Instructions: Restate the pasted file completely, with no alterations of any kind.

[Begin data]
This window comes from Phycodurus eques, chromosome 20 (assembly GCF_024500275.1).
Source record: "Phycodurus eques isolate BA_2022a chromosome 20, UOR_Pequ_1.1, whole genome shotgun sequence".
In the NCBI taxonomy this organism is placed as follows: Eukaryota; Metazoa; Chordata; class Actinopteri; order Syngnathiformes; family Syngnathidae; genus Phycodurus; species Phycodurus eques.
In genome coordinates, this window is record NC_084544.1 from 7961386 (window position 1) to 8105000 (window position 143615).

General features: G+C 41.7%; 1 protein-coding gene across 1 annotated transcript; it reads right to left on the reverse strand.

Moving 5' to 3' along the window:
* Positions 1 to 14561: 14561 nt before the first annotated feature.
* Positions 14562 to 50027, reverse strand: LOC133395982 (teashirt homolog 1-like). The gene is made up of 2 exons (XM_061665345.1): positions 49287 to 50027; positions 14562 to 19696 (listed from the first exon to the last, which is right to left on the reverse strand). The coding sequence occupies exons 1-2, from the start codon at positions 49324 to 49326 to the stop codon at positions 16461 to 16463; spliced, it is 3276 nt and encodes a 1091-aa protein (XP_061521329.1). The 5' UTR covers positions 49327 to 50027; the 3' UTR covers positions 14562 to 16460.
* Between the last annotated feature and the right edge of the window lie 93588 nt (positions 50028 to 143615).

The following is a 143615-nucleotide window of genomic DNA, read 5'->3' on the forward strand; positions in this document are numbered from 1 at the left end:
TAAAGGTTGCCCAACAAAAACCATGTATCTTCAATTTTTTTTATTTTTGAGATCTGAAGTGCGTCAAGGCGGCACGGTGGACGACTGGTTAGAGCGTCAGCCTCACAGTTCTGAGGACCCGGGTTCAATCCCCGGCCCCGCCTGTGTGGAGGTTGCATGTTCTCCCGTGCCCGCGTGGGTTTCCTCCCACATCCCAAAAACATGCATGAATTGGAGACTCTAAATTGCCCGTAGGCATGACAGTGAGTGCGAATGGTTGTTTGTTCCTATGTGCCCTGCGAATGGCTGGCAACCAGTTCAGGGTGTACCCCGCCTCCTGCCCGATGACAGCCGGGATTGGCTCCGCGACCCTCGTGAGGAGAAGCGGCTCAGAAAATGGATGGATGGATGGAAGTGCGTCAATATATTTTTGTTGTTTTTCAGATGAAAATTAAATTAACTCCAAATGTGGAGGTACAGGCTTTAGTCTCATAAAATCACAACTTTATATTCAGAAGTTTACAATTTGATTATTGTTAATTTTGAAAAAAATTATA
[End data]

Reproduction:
This window comes from Phycodurus eques, chromosome 20 (assembly GCF_024500275.1).
Source record: "Phycodurus eques isolate BA_2022a chromosome 20, UOR_Pequ_1.1, whole genome shotgun sequence".
In the NCBI taxonomy this organism is placed as follows: Eukaryota; Metazoa; Chordata; class Actinopteri; order Syngnathiformes; family Syngnathidae; genus Phycodurus; species Phycodurus eques.
In genome coordinates, this window is record NC_084544.1 from 7961386 (window position 1) to 8105000 (window position 143615).

General features: G+C 41.7%; 1 protein-coding gene across 1 annotated transcript; it reads right to left on the reverse strand.

Moving 5' to 3' along the window:
* Positions 1 to 14561: 14561 nt before the first annotated feature.
* Positions 14562 to 50027, reverse strand: LOC133395982 (teashirt homolog 1-like). The gene is made up of 2 exons (XM_061665345.1): positions 49287 to 50027; positions 14562 to 19696 (listed from the first exon to the last, which is right to left on the reverse strand). The coding sequence occupies exons 1-2, from the start codon at positions 49324 to 49326 to the stop codon at positions 16461 to 16463; spliced, it is 3276 nt and encodes a 1091-aa protein (XP_061521329.1). The 5' UTR covers positions 49327 to 50027; the 3' UTR covers positions 14562 to 16460.
* Between the last annotated feature and the right edge of the window lie 93588 nt (positions 50028 to 143615).

The following is a 143615-nucleotide window of genomic DNA, read 5'->3' on the forward strand; positions in this document are numbered from 1 at the left end:
TAAAGGTTGCCCAACAAAAACCATGTATCTTCAATTTTTTTTATTTTTGAGATCTGAAGTGCGTCAAGGCGGCACGGTGGACGACTGGTTAGAGCGTCAGCCTCACAGTTCTGAGGACCCGGGTTCAATCCCCGGCCCCGCCTGTGTGGAGGTTGCATGTTCTCCCGTGCCCGCGTGGGTTTCCTCCCACATCCCAAAAACATGCATGAATTGGAGACTCTAAATTGCCCGTAGGCATGACAGTGAGTGCGAATGGTTGTTTGTTCCTATGTGCCCTGCGAATGGCTGGCAACCAGTTCAGGGTGTACCCCGCCTCCTGCCCGATGACAGCCGGGATTGGCTCCGCGACCCTCGTGAGGAGAAGCGGCTCAGAAAATGGATGGATGGATGGAAGTGCGTCAATATATTTTTGTTGTTTTTCAGATGAAAATTAAATTAACTCCAAATGTGGAGGTACAGGCTTTAGTCTCATAAAATCACAACTTTATATTCAGAAGTTTACAATTTGATTATTGTTAATTTTGAAAAAAATTATA